Another Cold Christmas, a Long Time Ago

It was a cold, clear morning in central Pennsylvania last week, and I found myself walking a truss yard, working but enjoying life. It was 20 degrees, but the air was so still it felt comfortable. As I gazed across the adjacent field you see above, the pungent smell of liquid fertilizer rose off the field with the warmth of the awakening sun.  Its rays glistened off the frosty trusses, and as I followed the line of sparkles to the skyline, the sound of geese headed for warmer fields beckoned goodbye to the ground and its inhabitants below. I listened to them recede off into the sun, and as I turned back to my task the sound of a locomotive blowing far in the distance greeted me like an old friend, one I had known long ago...


... in a cold frosty woodlot in central Texas, back in the middle years of the last century. I had taken out Dolly, the neighbor's trusty beagle, for a morning rabbit hunt on the week before Christmas. As we walked into the wood, I gazed at the frost on the steel rails of the line that ran between the highway and the woodlot, and how it disappeared around a bend. Dolly was whining with excitement until I finally unleashed her, and she sprang off with that crazy zigzag hop that beagles take on when they're free to do what they were born make life miserable for rabbits. In less than a minute, I heard her excited yelp and then listened to her cry out with excitement even as she got farther away in the brush. I settled back to wait for her to bring the quarry back to me, which I knew she would.

As I waited, I cradled the old single-shot .410 in my arms and looked around at the forest. Typical of most woods in central Texas, it was filled with cedar and scrubby oaks, all surrounding a magnificent old cottonwood that towered above the others. It was years before I was to enter forestry school, and I had never heard the term forest succession, but even then I understood that the cedars and oaks were stealing land from King Cottonwood and his cousins in the distance.  My thoughts transitioned from the besieged old cottonwood to the cedars, and I began to size them up for their suitability as Christmas trees, and to make plans to come back in the afternoon and get one for the house.

Just then, I was jolted back into the moment as Dolly's cries seemed to spring out of the woods nearly upon me. A big fat cottontail was bounding through the underbrush, trying to shake the crazy little hound that had wakened him out of his morning slumber. But I had been too slow, and even as I shouldered the old shotgun the rabbit's tail waved goodbye as he disappeared into a brush pile. I didn't even get a shot.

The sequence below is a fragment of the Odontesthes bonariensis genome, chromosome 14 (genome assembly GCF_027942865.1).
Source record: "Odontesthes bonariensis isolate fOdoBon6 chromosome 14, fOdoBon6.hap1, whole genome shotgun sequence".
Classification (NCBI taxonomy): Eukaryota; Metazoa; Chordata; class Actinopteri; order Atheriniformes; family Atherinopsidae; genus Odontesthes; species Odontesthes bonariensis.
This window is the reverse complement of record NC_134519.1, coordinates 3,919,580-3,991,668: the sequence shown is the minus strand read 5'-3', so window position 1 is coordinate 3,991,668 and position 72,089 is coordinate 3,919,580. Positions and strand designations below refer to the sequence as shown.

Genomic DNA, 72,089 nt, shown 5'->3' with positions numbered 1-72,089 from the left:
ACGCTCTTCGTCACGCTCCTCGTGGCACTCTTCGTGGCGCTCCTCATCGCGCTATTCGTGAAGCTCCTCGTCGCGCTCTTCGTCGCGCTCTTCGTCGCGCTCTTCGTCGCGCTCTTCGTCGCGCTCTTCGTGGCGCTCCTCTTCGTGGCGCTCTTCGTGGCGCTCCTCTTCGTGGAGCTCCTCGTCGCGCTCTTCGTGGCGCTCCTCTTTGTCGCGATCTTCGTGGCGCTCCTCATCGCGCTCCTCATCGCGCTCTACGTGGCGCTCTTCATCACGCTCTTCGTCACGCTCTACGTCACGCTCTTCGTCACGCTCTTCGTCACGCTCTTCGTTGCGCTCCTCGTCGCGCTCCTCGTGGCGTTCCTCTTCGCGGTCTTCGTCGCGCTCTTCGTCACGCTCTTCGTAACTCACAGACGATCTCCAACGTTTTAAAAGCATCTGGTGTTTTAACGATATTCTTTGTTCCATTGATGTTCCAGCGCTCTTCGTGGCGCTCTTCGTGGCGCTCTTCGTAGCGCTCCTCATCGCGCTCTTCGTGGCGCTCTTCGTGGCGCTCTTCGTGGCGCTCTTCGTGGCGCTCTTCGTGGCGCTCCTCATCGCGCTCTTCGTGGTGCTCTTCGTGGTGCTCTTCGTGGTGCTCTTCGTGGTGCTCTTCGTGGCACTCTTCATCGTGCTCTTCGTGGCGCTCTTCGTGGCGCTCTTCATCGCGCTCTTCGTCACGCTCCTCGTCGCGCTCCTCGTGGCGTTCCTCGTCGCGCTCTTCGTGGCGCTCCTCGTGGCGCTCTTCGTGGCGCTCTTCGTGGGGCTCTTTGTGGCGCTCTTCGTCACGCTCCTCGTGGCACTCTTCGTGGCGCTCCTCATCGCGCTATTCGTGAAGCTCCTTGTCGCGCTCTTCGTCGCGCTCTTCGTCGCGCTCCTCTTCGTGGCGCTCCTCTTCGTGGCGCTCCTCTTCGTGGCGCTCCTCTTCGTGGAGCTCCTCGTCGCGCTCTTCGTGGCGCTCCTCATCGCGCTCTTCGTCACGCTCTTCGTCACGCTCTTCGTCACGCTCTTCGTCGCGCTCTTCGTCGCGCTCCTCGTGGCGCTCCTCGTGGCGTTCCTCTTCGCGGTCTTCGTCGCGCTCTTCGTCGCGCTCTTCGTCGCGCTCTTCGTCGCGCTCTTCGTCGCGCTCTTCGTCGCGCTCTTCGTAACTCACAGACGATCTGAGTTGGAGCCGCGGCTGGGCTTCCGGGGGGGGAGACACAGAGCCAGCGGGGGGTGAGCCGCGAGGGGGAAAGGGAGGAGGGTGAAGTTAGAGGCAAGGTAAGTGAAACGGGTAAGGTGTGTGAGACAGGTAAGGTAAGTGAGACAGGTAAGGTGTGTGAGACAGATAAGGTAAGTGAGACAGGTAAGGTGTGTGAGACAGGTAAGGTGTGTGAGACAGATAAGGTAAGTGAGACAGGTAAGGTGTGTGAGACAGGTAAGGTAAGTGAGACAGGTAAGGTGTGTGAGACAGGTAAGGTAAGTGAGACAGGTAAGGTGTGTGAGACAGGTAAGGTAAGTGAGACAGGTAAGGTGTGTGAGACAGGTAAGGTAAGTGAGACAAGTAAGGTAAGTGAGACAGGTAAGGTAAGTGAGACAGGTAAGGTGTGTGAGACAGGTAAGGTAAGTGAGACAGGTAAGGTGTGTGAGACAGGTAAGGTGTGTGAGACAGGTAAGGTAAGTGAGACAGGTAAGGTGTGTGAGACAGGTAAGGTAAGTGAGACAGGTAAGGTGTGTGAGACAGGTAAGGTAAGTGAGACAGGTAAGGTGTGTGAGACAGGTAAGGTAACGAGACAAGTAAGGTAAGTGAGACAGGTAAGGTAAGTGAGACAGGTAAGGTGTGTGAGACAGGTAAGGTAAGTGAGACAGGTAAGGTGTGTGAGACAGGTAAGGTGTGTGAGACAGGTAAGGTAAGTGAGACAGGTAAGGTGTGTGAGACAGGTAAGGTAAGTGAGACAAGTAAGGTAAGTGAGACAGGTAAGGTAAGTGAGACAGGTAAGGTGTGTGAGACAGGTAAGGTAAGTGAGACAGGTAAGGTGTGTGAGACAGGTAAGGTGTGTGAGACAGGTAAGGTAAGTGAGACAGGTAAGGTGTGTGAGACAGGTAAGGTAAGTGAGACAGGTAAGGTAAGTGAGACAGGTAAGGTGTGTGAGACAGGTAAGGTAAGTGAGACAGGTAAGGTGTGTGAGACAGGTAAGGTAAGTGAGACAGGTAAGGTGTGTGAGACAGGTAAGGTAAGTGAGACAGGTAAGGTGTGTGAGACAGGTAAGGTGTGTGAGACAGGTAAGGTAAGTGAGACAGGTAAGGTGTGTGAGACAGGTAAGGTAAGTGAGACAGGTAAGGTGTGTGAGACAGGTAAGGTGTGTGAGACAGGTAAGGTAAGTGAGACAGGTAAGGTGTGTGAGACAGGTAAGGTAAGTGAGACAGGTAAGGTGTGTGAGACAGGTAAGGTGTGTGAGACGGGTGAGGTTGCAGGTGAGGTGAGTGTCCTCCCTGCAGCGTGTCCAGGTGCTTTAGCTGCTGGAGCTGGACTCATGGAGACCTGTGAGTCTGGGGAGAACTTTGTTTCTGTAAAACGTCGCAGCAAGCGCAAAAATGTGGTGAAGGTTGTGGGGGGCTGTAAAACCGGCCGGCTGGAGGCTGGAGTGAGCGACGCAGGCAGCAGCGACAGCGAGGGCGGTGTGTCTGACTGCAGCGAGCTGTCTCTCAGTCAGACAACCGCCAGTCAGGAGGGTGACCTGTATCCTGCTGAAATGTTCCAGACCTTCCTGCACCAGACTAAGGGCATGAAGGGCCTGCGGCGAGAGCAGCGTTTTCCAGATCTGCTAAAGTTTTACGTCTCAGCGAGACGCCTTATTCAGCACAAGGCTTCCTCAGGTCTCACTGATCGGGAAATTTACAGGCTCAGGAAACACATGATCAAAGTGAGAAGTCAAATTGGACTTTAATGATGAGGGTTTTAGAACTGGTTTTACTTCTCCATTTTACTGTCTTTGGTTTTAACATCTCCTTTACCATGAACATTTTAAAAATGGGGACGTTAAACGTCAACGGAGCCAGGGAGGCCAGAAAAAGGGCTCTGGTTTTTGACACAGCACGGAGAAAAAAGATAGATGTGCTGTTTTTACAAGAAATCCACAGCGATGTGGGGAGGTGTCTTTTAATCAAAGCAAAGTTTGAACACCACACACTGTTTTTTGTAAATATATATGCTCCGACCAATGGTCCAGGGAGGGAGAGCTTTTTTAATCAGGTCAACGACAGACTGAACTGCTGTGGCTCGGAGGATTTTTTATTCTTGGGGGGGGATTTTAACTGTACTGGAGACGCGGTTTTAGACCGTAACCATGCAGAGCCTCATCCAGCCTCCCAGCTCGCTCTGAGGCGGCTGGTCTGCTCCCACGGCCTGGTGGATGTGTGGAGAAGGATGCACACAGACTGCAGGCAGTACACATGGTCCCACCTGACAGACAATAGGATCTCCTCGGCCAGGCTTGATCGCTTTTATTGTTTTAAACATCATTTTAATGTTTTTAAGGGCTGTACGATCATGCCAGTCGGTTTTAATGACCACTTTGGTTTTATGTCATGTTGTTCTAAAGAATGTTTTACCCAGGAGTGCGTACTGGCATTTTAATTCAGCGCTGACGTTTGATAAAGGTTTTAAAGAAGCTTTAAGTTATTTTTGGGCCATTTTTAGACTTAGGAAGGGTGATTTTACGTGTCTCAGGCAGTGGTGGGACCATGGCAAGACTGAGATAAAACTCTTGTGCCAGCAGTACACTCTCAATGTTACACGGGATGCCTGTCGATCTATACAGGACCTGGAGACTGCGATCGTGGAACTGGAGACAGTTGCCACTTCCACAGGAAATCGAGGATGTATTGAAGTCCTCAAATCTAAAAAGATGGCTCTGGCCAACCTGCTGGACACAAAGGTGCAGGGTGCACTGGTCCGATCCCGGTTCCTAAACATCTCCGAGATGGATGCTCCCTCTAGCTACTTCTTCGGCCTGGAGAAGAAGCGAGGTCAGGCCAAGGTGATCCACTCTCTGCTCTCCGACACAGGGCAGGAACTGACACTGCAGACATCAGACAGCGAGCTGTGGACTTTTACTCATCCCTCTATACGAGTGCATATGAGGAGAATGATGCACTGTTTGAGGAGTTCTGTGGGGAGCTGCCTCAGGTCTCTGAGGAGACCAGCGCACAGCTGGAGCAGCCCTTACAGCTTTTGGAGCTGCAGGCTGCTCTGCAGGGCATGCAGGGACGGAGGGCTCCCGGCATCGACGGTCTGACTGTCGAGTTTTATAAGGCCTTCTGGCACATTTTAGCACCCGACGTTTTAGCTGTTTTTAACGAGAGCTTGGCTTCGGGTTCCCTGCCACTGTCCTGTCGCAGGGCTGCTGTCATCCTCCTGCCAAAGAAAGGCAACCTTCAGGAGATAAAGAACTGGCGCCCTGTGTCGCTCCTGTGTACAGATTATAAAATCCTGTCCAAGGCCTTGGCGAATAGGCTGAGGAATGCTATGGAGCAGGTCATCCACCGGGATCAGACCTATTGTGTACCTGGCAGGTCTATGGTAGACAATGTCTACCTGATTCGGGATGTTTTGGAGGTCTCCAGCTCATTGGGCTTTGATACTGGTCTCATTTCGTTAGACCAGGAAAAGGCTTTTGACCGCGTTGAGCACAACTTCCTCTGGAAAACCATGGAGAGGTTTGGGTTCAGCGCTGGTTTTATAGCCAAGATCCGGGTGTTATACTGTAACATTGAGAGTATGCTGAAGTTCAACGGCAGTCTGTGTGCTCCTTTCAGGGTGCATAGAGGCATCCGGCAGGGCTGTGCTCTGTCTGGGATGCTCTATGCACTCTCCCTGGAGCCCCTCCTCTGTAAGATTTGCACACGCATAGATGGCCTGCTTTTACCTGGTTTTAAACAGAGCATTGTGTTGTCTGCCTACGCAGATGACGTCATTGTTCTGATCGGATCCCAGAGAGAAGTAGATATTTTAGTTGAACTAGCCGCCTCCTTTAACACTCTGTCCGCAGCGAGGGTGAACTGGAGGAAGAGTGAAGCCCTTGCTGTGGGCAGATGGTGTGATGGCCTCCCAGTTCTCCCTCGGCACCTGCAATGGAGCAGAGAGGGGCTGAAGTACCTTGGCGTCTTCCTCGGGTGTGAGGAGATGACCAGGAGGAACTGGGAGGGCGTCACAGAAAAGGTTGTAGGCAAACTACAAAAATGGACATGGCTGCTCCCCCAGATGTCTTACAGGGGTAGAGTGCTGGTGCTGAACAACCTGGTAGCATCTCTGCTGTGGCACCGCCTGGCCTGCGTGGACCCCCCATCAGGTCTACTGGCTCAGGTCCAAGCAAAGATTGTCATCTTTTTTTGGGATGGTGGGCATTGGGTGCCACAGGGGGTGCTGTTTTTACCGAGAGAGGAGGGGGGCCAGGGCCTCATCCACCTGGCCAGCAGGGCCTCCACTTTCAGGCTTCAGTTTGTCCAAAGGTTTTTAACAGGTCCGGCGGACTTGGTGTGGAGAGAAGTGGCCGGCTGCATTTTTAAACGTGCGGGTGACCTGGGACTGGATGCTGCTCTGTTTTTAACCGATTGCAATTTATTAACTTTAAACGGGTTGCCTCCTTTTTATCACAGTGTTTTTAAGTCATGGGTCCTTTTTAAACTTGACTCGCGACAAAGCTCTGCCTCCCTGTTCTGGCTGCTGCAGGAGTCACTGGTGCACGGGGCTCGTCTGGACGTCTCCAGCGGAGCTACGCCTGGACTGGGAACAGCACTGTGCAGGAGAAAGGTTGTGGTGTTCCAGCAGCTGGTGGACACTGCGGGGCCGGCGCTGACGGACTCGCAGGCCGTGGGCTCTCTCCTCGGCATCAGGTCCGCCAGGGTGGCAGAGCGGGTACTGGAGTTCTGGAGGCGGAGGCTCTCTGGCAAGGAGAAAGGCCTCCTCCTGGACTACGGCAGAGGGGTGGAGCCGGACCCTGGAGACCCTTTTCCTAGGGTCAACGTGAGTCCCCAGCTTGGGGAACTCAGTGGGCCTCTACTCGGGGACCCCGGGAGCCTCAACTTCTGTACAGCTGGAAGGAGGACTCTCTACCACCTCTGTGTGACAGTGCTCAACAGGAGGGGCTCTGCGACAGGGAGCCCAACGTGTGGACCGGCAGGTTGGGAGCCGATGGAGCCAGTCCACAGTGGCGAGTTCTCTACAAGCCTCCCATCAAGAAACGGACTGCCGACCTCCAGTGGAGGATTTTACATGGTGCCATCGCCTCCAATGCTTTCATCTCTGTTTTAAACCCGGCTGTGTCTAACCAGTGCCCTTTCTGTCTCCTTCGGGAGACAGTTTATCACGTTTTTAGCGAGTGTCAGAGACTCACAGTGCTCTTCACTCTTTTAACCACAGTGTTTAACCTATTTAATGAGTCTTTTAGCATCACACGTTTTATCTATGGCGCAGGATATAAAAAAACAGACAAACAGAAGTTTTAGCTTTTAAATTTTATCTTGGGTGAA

I stood there getting mad at myself but feeling a little good for the rabbit. But just then, Dolly burst out of the brush, and seeing me with the gun raised, came running up to me joyfully to look over her trophy. She came up with tail wagging in a blur, bobbing her head up and down as she alternated between looking at me and sniffing the ground.  She suddenly stopped and started, and stopped again, as the scent led away from me. She looked up with me with those big beagle eyes as if to say, "What happened?"

I just looked at the dog and shrugged my shoulders, guilty of not holding up my end of the bargain.

Dolly looked confused for about two seconds, because there was supposed to be a dead rabbit hanging out with me. But then, she looked off into the brush, looked back at me with that beagle smile, yelped, and headed off after the rabbit again at a loping run.


I'm not sure why that long-ago morning hunt came back to me when it did, but I'm sure the manure, the sunlight, the cold, the geese, the trusses, and the train whistle all played their part in the memory. And as I sit here and relive that moment of youthful happiness with Dolly, I wonder what I learned then makes me share it with you today. Perhaps that day-dreaming is fine when you're on your own, but when others are counting on you, focus on the task at hand. Or maybe just that dogs are more faithful and forgiving than humans.

Either way, I'm looking forward to making it up to Dolly one of these days. I'm sure she's up there, wagging that tail and waiting for me to join her on a trek through a forest in another kingdom, one where the cottonwoods are kings forever.

Tip Amount


Very nice to remember the nature in the childhood! Thanks very much my dear Chuck!

People are reading....

Going Wood with Hannah Barron

Real Firewood Stacking

Great Designs in Wood (74) - The Olde Oaken Barrel

Who Says Go Wood is Boring?

A Hidden World of Beauty - Japanese Keyaki

The Tangled Web of Palm Oil Production - We've Been Here Before

Martha King Goes Wood Her Way

Best of Logging 2018

Global Warming Needed in Pennsylvania

Holy Wood